WASHINGTON — To look at the presidential ballot is to marvel at how far the country seems to have come in recent decades: an incumbent African-American is seeking reelection against a Mormon. It seems the definition of a nation casting aside historic divisions.
Then there is the flip side. Divisions still define us, and the 2012 campaign seems, if anything, to have deepened them.
No matter whether President Obama or Mitt Romney claims victory on Tuesday, the winner will govern a nation that scholars say is remarkably split on political, economic, generational, racial, and social grounds. The next president also is likely to face a divided Congress, which in the last year seemed to prefer gridlock no matter the stakes.
Once the ballots are counted and the name of the next president is no longer a mystery, the deeper questions are bound to remain: Why is the country so polarized after decades of social progress? And, if the election is as close as projected, how can the man who occupies the White House for the next four years bridge the partisan crevasse and get critical public business done?.
“In the eyes of the world, we are facing a governance crisis,” said William Galston, a former adviser to President Bill Clinton who has spent the last seven years studying the nation’s polarization. “This is a game for very high stakes. The future of the country is on the table.”
Both Obama and Romney, perhaps reflecting awareness of the hard path ahead for Tuesday’s victor, have amended their tone recently, suggesting they are prepared to pursue a more conciliatory path if elected.
After running as “severely conservative’’ during the primary, Romney in the closing days of the general election campaign has pledged to work in bipartisan fashion in Washington and cut deals with Democrats on big issues. He cites his work in the Massachusetts State House, where he dealt with a Democratic Legislature.
“That kind of bipartisanship finally has to be brought to Washington, and I will,” Romney said Saturday at a campaign stop in New Hampshire.
And Obama recently predicted that the threat of automatic spending cuts set to take effect at the end of the year will spur greater cooperation and a deal on big fiscal questions next year.
“We’re going to be in a position where I believe in the first six months we are going to solve that big piece of business,’’ Obama told the Des Moines Register late last month.
Looming ‘fiscal cliff’
But a look ahead at the choices facing the next president suggests daunting prospects.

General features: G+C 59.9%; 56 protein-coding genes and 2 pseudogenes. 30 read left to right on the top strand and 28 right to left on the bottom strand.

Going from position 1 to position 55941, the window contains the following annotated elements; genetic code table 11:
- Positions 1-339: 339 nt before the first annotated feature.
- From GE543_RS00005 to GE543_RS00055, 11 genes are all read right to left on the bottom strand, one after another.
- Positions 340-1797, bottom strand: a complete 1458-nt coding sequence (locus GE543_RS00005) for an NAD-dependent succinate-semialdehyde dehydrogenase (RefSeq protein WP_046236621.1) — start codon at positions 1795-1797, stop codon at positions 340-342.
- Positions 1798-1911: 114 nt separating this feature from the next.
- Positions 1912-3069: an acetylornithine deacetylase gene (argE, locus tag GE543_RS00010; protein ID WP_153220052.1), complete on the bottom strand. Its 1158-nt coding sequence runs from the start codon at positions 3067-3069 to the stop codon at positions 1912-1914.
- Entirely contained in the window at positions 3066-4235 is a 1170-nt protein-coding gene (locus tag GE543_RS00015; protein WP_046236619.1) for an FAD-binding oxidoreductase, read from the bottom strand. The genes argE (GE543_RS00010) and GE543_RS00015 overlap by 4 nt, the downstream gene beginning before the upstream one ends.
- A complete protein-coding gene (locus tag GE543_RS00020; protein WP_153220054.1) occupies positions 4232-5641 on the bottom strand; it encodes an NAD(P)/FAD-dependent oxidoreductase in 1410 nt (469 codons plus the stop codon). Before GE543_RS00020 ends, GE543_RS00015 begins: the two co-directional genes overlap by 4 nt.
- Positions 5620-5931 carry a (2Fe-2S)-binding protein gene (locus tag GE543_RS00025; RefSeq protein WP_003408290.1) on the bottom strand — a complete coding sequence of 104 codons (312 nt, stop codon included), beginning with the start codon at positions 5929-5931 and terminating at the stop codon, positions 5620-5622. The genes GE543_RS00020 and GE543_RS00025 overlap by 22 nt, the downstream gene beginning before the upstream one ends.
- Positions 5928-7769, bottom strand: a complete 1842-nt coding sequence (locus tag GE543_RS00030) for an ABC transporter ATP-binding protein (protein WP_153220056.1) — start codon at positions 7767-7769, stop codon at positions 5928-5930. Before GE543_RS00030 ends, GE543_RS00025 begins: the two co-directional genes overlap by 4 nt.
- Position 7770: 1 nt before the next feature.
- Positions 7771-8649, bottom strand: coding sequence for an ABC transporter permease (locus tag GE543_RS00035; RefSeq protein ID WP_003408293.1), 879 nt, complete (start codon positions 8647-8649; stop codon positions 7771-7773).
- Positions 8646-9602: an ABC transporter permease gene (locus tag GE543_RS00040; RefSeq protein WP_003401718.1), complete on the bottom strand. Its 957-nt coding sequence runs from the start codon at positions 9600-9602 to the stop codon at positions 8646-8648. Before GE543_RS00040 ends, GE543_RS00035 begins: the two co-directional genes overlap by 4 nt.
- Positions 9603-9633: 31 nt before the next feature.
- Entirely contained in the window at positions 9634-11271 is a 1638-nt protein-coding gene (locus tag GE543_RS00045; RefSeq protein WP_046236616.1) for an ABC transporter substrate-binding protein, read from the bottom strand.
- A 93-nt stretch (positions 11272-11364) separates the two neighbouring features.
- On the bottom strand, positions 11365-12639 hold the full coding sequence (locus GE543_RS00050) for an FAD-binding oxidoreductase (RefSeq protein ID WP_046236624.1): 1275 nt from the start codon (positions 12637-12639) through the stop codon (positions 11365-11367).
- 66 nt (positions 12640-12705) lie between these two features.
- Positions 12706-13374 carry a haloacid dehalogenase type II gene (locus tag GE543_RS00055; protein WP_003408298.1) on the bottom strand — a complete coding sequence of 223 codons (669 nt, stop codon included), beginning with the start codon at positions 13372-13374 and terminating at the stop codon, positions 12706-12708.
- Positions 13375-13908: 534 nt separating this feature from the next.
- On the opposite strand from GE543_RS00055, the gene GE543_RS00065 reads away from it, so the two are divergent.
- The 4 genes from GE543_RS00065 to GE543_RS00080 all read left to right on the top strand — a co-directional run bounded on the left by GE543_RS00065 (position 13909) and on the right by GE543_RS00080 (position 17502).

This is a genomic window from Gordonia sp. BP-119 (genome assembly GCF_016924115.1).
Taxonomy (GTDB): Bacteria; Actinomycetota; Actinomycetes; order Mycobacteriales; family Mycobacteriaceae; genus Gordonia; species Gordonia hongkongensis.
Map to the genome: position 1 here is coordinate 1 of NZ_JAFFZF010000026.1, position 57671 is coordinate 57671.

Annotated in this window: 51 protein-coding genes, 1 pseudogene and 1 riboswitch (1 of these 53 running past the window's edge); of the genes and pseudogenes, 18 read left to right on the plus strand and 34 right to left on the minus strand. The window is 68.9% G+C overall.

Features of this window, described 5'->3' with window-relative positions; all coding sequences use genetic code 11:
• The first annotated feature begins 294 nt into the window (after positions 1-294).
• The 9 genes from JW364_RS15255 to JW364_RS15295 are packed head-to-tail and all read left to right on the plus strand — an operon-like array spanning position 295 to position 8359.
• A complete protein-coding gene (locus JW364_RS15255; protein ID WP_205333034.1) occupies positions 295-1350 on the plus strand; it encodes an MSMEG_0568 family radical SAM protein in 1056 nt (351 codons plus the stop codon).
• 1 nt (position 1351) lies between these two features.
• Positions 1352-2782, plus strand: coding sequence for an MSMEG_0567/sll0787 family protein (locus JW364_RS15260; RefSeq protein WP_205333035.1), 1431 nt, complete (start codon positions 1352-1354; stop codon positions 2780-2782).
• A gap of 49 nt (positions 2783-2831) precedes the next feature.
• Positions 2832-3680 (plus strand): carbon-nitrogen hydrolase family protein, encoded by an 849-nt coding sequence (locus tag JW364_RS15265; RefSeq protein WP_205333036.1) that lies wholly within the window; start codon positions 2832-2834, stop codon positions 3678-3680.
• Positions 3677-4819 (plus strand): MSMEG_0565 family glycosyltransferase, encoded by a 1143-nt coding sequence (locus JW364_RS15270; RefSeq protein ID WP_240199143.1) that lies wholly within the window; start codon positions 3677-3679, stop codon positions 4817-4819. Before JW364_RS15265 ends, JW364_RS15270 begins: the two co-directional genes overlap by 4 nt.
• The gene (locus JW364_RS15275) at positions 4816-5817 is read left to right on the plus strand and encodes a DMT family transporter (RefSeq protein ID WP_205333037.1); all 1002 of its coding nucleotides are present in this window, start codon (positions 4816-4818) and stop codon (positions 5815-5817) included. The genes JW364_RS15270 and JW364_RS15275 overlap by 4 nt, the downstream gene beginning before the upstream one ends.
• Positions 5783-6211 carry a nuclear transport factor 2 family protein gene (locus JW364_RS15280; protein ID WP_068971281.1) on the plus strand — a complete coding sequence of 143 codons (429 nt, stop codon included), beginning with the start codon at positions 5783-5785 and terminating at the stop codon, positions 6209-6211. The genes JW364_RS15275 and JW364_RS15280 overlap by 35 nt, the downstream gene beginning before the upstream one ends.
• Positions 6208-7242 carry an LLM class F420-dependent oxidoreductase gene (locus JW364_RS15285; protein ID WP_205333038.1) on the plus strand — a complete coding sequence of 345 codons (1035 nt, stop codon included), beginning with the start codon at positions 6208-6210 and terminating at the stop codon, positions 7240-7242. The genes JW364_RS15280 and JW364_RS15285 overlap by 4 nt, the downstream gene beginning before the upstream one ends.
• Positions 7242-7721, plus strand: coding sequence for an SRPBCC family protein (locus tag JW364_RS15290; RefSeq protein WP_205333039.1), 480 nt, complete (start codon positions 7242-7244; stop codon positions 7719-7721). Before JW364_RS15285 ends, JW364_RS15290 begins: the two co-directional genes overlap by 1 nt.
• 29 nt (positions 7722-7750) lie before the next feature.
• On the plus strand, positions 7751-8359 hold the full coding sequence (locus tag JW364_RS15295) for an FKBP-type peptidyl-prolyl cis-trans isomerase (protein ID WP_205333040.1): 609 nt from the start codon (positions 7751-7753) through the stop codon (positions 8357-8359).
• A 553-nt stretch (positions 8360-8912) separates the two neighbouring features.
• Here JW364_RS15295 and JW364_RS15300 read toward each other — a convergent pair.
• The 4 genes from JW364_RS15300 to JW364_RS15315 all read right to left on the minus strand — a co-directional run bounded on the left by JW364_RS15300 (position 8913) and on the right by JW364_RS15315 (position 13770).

The automatic spending cuts are part of a looming “fiscal cliff” that includes the expiration of Bush-era tax cuts and other tax breaks for individuals and businesses. If the lame-duck Congress votes after the election to postpone decisions on the expirations, those painful arguments about taxes and spending will remain squarely on the agenda in 2013.
Then comes the delivery of the president’s budget, which is supposed to include a plan to put the debt-ridden nation on the path to a balanced budget. Then comes the need to deal with revamping Social Security, Medicare, and other entitlement programs, all while sustaining or — if Romney is elected and does what he has pledged — dramatically increasing the Pentagon budget.
Hanging over all those deliberations will be another proposal to raise the debt ceiling, the same debate that brought the government to the brink of shutdown in the summer of 2011 and triggered a national credit downgrade.
Neither candidate is expected to assume office with an overwhelming mandate such as Obama received four years ago, when he won the White House with a huge electoral victory. Still, there are a few possibilities for an end to partisan gridlock.
If Obama is reelected, the Republicans would no longer be crusading for his ouster and may feel greater pressure — and latitude — to compromise on long-term fiscal plans. The White House winner also could benefit if the economy improves more rapidly than expected in 2013. Better economic times could produce greater party cooperation.
If Romney captures the White House, he may live up to his promise to reach across the aisle in bipartisan fashion to solve fiscal problems. But he may find Democrats, bitter after the GOP adamancy of the Obama years, to be unhelpful partners when it comes to Republican goals like cutting taxes for the rich, reducing safety-net programs, and dramatically increasing military spending.
In all likelihood, remembering how Senate Minority Leader Mitch McConnell of Kentucky said his goal was to make Obama a one-term president, Democrats may use their power on Capitol Hill to block key Republican initiatives, particularly if the GOP refuses to compromise on tax increases for the wealthy. Romney also has campaigned on a promise to repeal Obama’s signature health care overhaul, a move Democrats strongly oppose and which doubtless would trigger a major partisan collision.Continued...